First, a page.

Listen to the podcast here (click to play/right click and select “save target as” to download):


You will enjoy a mish mash of reminiscing thoughts on the 2nd season (year) of your favorite podcast, NDIOS. In this show, we ruminate and riff on the relevance of nebulous things such as ‘literary’ versus ‘genre’ type works, and whether ferrets are worthy pets.

Wrap Up Weekend - set up

* DISCLAIMER: Please be advised that the views and opinions of the hosts and guests of NDIOS are completely their own and do not necessarily reflect the views and beliefs of the other hosts and guests or that of NDIOS.

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Posted by on February 15, 2016 in News, Podcast


Review “The Preserving Machine & Other Stories” by Philip K. Dick (3 Stars)

An early collection of short stories touching on cold-war era fears, and other weird pseudo-realities. 

Philip K. Dick is known fairly well for toying with reality in his fiction and meta-fictional stories. His ideas negotiate the fuzzy edges of existential questions. He pushes boundaries in his writing and yet his straight-ahead prose (sometimes criticized) makes his more “out-there” concepts easier to digest.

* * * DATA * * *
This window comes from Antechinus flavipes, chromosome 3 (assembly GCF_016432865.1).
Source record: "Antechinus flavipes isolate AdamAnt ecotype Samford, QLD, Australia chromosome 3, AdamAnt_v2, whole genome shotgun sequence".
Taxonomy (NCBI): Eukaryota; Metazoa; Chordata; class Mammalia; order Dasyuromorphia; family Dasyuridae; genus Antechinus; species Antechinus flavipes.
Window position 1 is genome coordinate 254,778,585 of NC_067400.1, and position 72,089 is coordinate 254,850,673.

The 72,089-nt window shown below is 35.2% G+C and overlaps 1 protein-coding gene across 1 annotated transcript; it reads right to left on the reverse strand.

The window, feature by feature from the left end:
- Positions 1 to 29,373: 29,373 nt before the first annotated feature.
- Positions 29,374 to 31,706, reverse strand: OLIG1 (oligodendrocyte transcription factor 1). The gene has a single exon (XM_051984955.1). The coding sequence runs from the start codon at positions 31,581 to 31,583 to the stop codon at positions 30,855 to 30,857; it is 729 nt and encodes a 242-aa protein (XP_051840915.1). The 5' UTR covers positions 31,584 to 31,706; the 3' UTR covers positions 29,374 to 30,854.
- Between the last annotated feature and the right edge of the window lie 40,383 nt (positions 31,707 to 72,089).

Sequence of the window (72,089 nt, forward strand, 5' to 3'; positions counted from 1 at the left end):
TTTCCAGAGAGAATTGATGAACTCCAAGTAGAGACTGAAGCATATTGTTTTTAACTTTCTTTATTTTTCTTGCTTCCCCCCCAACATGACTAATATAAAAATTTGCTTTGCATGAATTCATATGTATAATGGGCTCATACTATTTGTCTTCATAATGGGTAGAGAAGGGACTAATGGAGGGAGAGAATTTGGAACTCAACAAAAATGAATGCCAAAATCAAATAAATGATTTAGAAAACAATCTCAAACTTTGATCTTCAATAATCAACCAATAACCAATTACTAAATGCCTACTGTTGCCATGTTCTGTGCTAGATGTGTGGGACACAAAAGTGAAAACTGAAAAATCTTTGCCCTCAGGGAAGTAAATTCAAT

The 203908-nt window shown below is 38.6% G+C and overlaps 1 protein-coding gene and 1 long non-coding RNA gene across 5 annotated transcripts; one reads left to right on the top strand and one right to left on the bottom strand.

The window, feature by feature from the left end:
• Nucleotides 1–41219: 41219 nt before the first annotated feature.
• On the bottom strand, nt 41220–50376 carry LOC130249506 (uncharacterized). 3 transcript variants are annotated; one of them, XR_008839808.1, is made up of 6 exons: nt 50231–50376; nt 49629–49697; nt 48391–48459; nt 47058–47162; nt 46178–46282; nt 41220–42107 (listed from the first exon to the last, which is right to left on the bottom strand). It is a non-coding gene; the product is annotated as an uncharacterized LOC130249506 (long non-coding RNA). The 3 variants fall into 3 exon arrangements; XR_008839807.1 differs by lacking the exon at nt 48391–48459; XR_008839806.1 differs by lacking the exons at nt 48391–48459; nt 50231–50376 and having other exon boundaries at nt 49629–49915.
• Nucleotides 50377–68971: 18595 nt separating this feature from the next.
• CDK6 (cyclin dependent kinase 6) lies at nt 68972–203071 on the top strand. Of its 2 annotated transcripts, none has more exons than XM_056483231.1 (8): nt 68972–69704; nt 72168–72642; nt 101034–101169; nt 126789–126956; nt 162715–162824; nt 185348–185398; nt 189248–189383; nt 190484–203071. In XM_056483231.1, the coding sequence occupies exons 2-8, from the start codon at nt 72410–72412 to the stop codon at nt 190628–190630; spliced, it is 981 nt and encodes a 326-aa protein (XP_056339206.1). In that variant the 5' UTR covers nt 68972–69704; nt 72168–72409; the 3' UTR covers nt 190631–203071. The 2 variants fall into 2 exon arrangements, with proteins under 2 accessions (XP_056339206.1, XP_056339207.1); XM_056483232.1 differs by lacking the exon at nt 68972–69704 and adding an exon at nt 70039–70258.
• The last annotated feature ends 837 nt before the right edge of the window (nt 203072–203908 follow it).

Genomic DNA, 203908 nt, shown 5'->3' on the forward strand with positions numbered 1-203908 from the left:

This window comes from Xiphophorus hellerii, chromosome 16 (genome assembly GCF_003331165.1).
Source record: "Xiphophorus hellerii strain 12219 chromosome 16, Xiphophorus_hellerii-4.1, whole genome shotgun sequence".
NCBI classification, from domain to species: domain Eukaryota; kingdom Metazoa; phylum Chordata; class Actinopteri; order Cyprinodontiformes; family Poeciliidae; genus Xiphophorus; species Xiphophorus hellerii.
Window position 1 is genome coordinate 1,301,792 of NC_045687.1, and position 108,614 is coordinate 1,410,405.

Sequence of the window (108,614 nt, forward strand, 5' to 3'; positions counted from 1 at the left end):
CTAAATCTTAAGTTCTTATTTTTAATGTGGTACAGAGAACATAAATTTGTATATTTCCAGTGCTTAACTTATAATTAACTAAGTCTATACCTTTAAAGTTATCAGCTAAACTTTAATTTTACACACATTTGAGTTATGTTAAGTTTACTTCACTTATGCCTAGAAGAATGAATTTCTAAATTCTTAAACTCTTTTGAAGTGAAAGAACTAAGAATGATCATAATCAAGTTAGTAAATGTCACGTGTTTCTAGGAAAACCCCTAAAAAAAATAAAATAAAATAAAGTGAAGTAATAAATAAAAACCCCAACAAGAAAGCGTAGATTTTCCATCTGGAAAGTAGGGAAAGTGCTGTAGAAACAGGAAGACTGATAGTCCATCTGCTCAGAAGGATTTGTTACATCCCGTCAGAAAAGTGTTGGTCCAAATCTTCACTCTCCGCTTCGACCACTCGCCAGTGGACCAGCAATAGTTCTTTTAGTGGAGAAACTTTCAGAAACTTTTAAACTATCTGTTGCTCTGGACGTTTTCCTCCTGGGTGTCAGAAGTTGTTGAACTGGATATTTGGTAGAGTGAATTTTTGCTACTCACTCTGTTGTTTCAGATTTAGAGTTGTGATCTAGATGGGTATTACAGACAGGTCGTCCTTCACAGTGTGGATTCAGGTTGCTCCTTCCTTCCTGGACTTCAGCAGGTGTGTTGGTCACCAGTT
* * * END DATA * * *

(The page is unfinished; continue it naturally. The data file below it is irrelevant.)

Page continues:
This book is a collection of early stories by the writer with a few from the middle of his career. The quality of the stories varies a bit from one to the other, however, even those that felt less satisfying to me may have deeper questions embedded behind their veneer that I haven’t quite appreciated during my first reading. Perhaps a later revisit will stir up more of the murky depths that I associate with PKD. 

That’s how this author is. Sometimes you read his stuff and the whacky scenarios he sets up, and feel that it’s all a bit silly. The inner thoughts of a dog… a machine turning music into animals…an alien species that is basically just a giant amorphous blob…a multiplicity of alien grubs… and then there’s the “Wub” character which felt like something that came out of the mind of Dr. Seuss in a Simpsons parody.